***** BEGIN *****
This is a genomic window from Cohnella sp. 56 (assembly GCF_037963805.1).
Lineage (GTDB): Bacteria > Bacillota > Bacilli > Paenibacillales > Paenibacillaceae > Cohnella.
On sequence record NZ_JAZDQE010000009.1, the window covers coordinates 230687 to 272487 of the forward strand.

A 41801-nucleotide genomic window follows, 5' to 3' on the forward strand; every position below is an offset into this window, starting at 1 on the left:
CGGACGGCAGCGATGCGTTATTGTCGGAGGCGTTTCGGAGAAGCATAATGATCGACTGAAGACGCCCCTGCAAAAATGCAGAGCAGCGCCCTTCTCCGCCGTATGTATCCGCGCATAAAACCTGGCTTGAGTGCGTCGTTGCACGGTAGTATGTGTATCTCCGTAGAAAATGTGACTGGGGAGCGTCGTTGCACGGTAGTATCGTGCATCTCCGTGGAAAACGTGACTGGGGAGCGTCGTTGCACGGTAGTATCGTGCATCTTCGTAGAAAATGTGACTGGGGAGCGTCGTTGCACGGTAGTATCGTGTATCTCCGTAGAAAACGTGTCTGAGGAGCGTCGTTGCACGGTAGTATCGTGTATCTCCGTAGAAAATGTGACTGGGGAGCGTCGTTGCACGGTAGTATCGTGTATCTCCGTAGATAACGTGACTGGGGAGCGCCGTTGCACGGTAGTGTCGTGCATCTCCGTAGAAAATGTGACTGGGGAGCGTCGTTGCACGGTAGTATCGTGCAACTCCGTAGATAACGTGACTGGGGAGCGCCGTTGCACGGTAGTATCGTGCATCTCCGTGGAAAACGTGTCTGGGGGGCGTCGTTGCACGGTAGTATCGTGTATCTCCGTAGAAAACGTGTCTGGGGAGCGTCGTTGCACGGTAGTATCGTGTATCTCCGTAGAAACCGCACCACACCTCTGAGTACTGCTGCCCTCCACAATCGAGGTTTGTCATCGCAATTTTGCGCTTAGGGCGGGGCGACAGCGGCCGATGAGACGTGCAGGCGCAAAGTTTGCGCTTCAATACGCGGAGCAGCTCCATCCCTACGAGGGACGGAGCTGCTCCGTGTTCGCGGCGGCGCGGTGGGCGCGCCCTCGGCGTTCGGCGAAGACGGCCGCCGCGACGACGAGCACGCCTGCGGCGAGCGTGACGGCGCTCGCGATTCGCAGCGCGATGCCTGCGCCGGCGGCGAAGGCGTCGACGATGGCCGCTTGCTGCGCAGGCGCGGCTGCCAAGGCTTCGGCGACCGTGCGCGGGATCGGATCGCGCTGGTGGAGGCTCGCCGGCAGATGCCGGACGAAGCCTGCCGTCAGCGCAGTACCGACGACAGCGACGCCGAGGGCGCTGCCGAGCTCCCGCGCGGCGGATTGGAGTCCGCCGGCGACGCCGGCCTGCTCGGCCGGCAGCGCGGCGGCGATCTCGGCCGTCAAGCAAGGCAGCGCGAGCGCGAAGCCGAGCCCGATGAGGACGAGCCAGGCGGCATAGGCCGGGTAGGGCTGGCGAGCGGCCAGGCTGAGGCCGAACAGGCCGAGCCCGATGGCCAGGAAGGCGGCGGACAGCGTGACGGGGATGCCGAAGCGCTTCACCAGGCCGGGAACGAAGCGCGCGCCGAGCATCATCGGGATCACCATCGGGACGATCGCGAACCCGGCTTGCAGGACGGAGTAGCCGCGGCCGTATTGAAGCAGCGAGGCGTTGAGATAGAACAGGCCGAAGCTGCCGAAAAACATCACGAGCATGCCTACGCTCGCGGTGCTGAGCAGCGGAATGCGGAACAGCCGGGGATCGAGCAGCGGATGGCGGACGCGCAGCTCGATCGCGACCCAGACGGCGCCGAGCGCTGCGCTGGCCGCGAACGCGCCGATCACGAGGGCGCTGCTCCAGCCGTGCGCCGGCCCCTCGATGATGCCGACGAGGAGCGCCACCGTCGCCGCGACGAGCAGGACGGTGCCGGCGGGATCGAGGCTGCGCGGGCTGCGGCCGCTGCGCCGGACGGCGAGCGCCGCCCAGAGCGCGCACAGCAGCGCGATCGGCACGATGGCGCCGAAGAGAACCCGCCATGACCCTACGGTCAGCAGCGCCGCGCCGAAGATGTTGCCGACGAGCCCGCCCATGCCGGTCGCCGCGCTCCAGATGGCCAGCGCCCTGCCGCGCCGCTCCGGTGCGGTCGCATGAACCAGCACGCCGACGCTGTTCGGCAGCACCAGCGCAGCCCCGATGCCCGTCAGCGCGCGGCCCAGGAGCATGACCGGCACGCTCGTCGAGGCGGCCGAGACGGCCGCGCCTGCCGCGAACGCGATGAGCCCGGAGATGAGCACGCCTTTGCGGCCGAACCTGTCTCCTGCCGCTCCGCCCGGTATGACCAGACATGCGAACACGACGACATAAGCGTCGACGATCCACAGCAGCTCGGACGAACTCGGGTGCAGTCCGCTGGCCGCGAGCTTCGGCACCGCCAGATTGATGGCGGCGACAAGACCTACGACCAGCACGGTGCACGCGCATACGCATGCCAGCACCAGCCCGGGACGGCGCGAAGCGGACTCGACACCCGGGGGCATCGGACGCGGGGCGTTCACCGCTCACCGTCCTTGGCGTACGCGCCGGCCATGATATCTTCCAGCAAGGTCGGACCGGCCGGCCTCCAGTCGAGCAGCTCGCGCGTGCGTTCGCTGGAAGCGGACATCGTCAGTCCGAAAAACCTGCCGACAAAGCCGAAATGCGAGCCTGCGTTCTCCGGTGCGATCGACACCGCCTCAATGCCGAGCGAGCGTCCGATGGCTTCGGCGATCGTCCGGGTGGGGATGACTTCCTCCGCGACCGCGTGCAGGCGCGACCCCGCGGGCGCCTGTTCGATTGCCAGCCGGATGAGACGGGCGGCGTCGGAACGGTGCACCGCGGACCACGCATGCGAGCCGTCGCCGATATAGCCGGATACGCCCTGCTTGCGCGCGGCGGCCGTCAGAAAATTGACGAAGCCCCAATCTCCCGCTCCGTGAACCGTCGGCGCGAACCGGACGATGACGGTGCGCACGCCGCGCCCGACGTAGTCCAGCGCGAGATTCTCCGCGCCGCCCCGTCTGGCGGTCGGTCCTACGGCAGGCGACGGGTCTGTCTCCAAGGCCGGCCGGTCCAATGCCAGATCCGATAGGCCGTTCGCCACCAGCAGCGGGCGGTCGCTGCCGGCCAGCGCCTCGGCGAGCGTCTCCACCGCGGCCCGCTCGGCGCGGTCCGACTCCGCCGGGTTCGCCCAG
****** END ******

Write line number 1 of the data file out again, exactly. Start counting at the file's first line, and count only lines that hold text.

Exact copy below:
This is a genomic window from Cohnella sp. 56 (assembly GCF_037963805.1).